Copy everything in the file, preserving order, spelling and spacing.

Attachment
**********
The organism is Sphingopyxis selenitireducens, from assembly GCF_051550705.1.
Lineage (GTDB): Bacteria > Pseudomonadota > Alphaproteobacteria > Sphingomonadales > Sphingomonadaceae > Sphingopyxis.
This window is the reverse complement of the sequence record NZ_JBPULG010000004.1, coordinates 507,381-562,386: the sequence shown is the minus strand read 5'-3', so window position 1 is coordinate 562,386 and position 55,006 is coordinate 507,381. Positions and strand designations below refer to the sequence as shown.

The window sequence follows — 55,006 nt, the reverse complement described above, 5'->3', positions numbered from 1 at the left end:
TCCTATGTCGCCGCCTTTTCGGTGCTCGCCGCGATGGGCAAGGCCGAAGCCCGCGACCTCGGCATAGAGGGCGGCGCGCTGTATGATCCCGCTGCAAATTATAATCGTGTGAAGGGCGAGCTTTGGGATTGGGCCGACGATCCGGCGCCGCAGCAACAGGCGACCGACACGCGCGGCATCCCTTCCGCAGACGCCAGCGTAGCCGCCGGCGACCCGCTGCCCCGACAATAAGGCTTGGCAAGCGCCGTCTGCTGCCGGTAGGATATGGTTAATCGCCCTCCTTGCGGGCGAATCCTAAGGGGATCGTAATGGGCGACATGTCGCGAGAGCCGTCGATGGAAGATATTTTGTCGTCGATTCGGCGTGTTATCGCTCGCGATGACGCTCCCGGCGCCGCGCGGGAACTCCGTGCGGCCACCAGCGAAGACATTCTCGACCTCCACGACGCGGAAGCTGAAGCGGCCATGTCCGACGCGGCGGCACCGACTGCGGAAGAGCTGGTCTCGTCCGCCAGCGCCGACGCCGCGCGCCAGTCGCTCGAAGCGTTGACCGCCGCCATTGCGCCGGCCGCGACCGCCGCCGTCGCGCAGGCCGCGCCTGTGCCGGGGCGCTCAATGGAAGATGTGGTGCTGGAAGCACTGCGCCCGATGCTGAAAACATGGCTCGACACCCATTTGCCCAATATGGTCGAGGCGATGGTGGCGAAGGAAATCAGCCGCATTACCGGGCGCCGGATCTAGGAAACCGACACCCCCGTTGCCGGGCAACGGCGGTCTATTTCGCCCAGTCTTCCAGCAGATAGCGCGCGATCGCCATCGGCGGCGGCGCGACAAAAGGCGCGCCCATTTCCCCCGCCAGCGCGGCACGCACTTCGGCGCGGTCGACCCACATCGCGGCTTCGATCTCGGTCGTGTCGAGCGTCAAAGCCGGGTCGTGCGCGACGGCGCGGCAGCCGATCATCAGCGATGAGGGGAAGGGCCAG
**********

The organism is Sphingopyxis selenitireducens, from assembly GCF_051550705.1.
Lineage (GTDB): Bacteria > Pseudomonadota > Alphaproteobacteria > Sphingomonadales > Sphingomonadaceae > Sphingopyxis.
This window is the reverse complement of the sequence record NZ_JBPULG010000004.1, coordinates 507,381-562,386: the sequence shown is the minus strand read 5'-3', so window position 1 is coordinate 562,386 and position 55,006 is coordinate 507,381. Positions and strand designations below refer to the sequence as shown.

The window sequence follows — 55,006 nt, the reverse complement described above, 5'->3', positions numbered from 1 at the left end:
TCCTATGTCGCCGCCTTTTCGGTGCTCGCCGCGATGGGCAAGGCCGAAGCCCGCGACCTCGGCATAGAGGGCGGCGCGCTGTATGATCCCGCTGCAAATTATAATCGTGTGAAGGGCGAGCTTTGGGATTGGGCCGACGATCCGGCGCCGCAGCAACAGGCGACCGACACGCGCGGCATCCCTTCCGCAGACGCCAGCGTAGCCGCCGGCGACCCGCTGCCCCGACAATAAGGCTTGGCAAGCGCCGTCTGCTGCCGGTAGGATATGGTTAATCGCCCTCCTTGCGGGCGAATCCTAAGGGGATCGTAATGGGCGACATGTCGCGAGAGCCGTCGATGGAAGATATTTTGTCGTCGATTCGGCGTGTTATCGCTCGCGATGACGCTCCCGGCGCCGCGCGGGAACTCCGTGCGGCCACCAGCGAAGACATTCTCGACCTCCACGACGCGGAAGCTGAAGCGGCCATGTCCGACGCGGCGGCACCGACTGCGGAAGAGCTGGTCTCGTCCGCCAGCGCCGACGCCGCGCGCCAGTCGCTCGAAGCGTTGACCGCCGCCATTGCGCCGGCCGCGACCGCCGCCGTCGCGCAGGCCGCGCCTGTGCCGGGGCGCTCAATGGAAGATGTGGTGCTGGAAGCACTGCGCCCGATGCTGAAAACATGGCTCGACACCCATTTGCCCAATATGGTCGAGGCGATGGTGGCGAAGGAAATCAGCCGCATTACCGGGCGCCGGATCTAGGAAACCGACACCCCCGTTGCCGGGCAACGGCGGTCTATTTCGCCCAGTCTTCCAGCAGATAGCGCGCGATCGCCATCGGCGGCGGCGCGACAAAAGGCGCGCCCATTTCCCCCGCCAGCGCGGCACGCACTTCGGCGCGGTCGACCCACATCGCGGCTTCGATCTCGGTCGTGTCGAGCGTCAAAGCCGGGTCGTGCGCGACGGCGCGGCAGCCGATCATCAGCGATGAGGGGAAGGGCCAG